For the first time in my life, I set some goals at the beginning of the new year.
I spent several hours at the end of December 2019 reflecting and mapping out my hopes and priorities for the new year. I dared to hope, I dared to believe myself capable of following-through. Perhaps it was the hype of a new decade beginning, or perhaps I was simply weary of that nagging out-of-control feeling. I could never seem to get a good grasp on my time. I was constantly spending my energy on things that did not really get me where I wanted to go.
A Purposeful Start
My word for 2020 was plant. I wanted to establish new routines; to get the good night’s sleep that never seemed to happen, to stay on top of the chores I could never seem to keep up with, to improve my irregular devotion times, to finish the writing projects I always struggled to see through to the end, to rest and feel refreshed rather than numb, to enjoy these precious years at home with my small kids – I wanted to be present and purposeful. I set out to cultivate habits that would serve me and my family well.
And then COVID hit.
The focus I had on my 2020 goals went out the window by the end of March. We were in survival mode at my church (where I work part-time). I had to do things very much out of my comfort zone, and every week I wondered if someone else would be better equipped for my job. I felt trapped at home as I tried to figure out how to occupy my kids without play dates, the library, the park, or a trip to McDonald’s play-place. With us always at home, the house was messier than ever, and I thought it might drive me crazy. All my writing plans took a back-seat, and I felt like a failure.
For six months, I did not give my goals a thought. I was just trying to get through each day.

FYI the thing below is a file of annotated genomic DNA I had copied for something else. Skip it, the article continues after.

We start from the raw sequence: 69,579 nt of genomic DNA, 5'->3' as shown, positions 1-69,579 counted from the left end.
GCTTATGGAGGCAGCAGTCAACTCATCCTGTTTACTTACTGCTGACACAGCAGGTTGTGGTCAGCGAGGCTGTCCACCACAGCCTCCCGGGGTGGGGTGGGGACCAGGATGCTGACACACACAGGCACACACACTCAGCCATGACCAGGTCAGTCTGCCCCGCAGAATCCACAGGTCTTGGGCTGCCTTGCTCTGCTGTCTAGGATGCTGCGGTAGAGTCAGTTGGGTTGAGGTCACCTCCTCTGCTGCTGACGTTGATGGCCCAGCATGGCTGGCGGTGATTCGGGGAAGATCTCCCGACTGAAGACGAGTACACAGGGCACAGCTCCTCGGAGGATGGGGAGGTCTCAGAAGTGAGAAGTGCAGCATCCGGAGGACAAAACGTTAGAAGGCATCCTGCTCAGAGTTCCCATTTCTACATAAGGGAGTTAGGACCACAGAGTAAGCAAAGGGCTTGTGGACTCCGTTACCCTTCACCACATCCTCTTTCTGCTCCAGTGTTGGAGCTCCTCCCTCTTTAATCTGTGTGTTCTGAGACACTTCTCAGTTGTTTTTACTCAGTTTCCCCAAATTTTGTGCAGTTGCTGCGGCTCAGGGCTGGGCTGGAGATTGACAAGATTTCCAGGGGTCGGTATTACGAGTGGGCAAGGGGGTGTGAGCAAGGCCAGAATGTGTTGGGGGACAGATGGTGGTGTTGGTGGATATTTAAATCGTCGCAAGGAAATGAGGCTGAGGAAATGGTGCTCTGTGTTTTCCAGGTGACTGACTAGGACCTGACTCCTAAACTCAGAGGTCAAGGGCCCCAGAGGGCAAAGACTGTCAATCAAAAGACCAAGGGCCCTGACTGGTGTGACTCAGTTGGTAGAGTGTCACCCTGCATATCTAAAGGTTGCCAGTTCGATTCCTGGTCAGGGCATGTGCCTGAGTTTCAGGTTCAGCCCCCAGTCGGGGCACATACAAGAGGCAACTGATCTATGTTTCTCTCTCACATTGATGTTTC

2020 in Review
I sat down last week and looked back on those notes from almost a year ago, fully prepared to accept that my hopes for 2020 had not worked out. As I went through the list, I was very surprised to see how many of my goals I had made progress on. In a few I had experienced significant growth.
It seems that the upheaval of 2020 demanded my attention to the very priorities I had set at the beginning of the year.
As I navigated all the changes at church in those early months, I had carved out boundaries around work and family life, simply out of necessity.
For the sake of my sanity, I had figured out a system for staying on top of the chores (more or less), and even how to make cleaning into quality time with my kids.
Numbing my stress with tv-binges just did not cut it anymore. I had to learn to find peace in a satisfying place – at Jesus’ feet. My devotion times found a steady rhythm.
I could go on and on – there are so many good habits that have been planted in 2020 because they were essential to get through this year. There are so many gifts that I did not plan for, so many graces that my eyes have been opened to.
A Bountiful Harvest
I do not know what your year has looked like so far – perhaps it has been indescribably hard. We have all been met with challenges for sure. 2020 may seem like a toss away – a year you merely survived.
As I reflect on this infamous year, I am reminded that nothing is wasted with God. This year of survival may seem desolate, but I encourage you to look for the fruit. It may not look the way you were expecting. It may not be where you expected it to grow. But I know that it is there, because our God is a God of abundance. There is no such thing as scarcity in His presence.
He promises that if we remain in Him, we will bear much fruit. (John 15:1-16) And one thing that this year has done is required us to abide in Him. We have been compelled by our circumstances to invite Him into every detail of our lives. Where we were distracted or apathetic, we have been shaken from our slumber. 2020 has made us get back to basics – to rely solely on God’s grace; to lean in to His strength, comfort, and wisdom.
Look for the fruit, count the fruit, and praise God for the rich harvest He has miraculously provided in a year of drought and pestilence. It is all for His glory, our good, and the good of those around us.
“But blessed are those who trust in the Lord and have made the Lord their hope and confidence. They are like trees planted along a riverbank, with roots that reach deep into the water. Such trees are not bothered by the heat or worried by long months of drought. Their leaves stay green, and they never stop producing fruit.” – Jeremiah 17:7-8